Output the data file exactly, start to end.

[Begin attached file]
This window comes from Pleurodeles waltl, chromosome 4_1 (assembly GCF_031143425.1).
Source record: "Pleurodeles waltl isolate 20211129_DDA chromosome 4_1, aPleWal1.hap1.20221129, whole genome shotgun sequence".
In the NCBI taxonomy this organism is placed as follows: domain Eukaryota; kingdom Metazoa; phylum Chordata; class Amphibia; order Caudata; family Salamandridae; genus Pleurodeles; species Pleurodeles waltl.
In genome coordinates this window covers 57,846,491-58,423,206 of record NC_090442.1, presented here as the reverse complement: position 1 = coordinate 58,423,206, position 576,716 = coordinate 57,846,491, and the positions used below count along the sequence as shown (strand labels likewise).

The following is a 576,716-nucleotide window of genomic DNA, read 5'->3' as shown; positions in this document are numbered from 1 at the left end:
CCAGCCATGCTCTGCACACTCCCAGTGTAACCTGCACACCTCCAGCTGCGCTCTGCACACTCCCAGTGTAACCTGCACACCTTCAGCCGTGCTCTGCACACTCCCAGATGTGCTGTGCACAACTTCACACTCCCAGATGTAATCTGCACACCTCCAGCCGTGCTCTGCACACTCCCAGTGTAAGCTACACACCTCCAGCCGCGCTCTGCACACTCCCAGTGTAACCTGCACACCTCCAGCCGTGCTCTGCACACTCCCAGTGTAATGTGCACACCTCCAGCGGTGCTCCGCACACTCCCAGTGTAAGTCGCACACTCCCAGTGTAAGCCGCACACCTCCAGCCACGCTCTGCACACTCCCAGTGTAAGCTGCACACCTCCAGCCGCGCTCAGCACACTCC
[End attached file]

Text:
This window comes from Pleurodeles waltl, chromosome 4_1 (assembly GCF_031143425.1).
Source record: "Pleurodeles waltl isolate 20211129_DDA chromosome 4_1, aPleWal1.hap1.20221129, whole genome shotgun sequence".
In the NCBI taxonomy this organism is placed as follows: domain Eukaryota; kingdom Metazoa; phylum Chordata; class Amphibia; order Caudata; family Salamandridae; genus Pleurodeles; species Pleurodeles waltl.
In genome coordinates this window covers 57,846,491-58,423,206 of record NC_090442.1, presented here as the reverse complement: position 1 = coordinate 58,423,206, position 576,716 = coordinate 57,846,491, and the positions used below count along the sequence as shown (strand labels likewise).

The following is a 576,716-nucleotide window of genomic DNA, read 5'->3' as shown; positions in this document are numbered from 1 at the left end:
CCAGCCATGCTCTGCACACTCCCAGTGTAACCTGCACACCTCCAGCTGCGCTCTGCACACTCCCAGTGTAACCTGCACACCTTCAGCCGTGCTCTGCACACTCCCAGATGTGCTGTGCACAACTTCACACTCCCAGATGTAATCTGCACACCTCCAGCCGTGCTCTGCACACTCCCAGTGTAAGCTACACACCTCCAGCCGCGCTCTGCACACTCCCAGTGTAACCTGCACACCTCCAGCCGTGCTCTGCACACTCCCAGTGTAATGTGCACACCTCCAGCGGTGCTCCGCACACTCCCAGTGTAAGTCGCACACTCCCAGTGTAAGCCGCACACCTCCAGCCACGCTCTGCACACTCCCAGTGTAAGCTGCACACCTCCAGCCGCGCTCAGCACACTCC